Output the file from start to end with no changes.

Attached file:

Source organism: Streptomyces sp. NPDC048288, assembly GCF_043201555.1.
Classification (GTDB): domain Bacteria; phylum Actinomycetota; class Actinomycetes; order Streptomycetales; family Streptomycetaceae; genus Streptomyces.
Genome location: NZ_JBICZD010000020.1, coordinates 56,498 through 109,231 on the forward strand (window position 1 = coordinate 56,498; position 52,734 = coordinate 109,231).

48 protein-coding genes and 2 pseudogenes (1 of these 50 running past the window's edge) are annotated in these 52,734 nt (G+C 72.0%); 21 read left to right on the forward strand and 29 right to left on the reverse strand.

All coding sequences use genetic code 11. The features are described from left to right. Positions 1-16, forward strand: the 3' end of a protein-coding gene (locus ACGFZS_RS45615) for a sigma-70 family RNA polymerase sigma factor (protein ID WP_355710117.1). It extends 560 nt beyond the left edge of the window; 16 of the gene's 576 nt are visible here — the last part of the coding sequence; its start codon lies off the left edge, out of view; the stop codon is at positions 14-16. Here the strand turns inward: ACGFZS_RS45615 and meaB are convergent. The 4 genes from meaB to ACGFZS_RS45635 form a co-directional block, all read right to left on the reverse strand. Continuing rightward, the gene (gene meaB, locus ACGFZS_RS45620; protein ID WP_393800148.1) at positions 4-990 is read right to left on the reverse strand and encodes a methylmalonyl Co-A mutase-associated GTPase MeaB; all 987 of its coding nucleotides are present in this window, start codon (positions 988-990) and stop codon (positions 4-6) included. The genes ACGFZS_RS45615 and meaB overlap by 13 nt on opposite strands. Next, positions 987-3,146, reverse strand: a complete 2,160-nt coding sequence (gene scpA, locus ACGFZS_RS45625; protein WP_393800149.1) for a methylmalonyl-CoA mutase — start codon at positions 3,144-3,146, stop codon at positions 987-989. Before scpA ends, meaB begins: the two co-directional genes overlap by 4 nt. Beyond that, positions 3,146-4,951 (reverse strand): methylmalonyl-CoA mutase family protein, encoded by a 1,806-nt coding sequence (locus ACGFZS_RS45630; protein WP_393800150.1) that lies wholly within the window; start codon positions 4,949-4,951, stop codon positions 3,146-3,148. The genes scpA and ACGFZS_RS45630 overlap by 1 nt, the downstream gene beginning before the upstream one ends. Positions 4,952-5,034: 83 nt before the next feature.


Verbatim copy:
Source organism: Streptomyces sp. NPDC048288, assembly GCF_043201555.1.
Classification (GTDB): domain Bacteria; phylum Actinomycetota; class Actinomycetes; order Streptomycetales; family Streptomycetaceae; genus Streptomyces.
Genome location: NZ_JBICZD010000020.1, coordinates 56,498 through 109,231 on the forward strand (window position 1 = coordinate 56,498; position 52,734 = coordinate 109,231).

48 protein-coding genes and 2 pseudogenes (1 of these 50 running past the window's edge) are annotated in these 52,734 nt (G+C 72.0%); 21 read left to right on the forward strand and 29 right to left on the reverse strand.

All coding sequences use genetic code 11. The features are described from left to right. Positions 1-16, forward strand: the 3' end of a protein-coding gene (locus ACGFZS_RS45615) for a sigma-70 family RNA polymerase sigma factor (protein ID WP_355710117.1). It extends 560 nt beyond the left edge of the window; 16 of the gene's 576 nt are visible here — the last part of the coding sequence; its start codon lies off the left edge, out of view; the stop codon is at positions 14-16. Here the strand turns inward: ACGFZS_RS45615 and meaB are convergent. The 4 genes from meaB to ACGFZS_RS45635 form a co-directional block, all read right to left on the reverse strand. Continuing rightward, the gene (gene meaB, locus ACGFZS_RS45620; protein ID WP_393800148.1) at positions 4-990 is read right to left on the reverse strand and encodes a methylmalonyl Co-A mutase-associated GTPase MeaB; all 987 of its coding nucleotides are present in this window, start codon (positions 988-990) and stop codon (positions 4-6) included. The genes ACGFZS_RS45615 and meaB overlap by 13 nt on opposite strands. Next, positions 987-3,146, reverse strand: a complete 2,160-nt coding sequence (gene scpA, locus ACGFZS_RS45625; protein WP_393800149.1) for a methylmalonyl-CoA mutase — start codon at positions 3,144-3,146, stop codon at positions 987-989. Before scpA ends, meaB begins: the two co-directional genes overlap by 4 nt. Beyond that, positions 3,146-4,951 (reverse strand): methylmalonyl-CoA mutase family protein, encoded by a 1,806-nt coding sequence (locus ACGFZS_RS45630; protein WP_393800150.1) that lies wholly within the window; start codon positions 4,949-4,951, stop codon positions 3,146-3,148. The genes scpA and ACGFZS_RS45630 overlap by 1 nt, the downstream gene beginning before the upstream one ends. Positions 4,952-5,034: 83 nt before the next feature.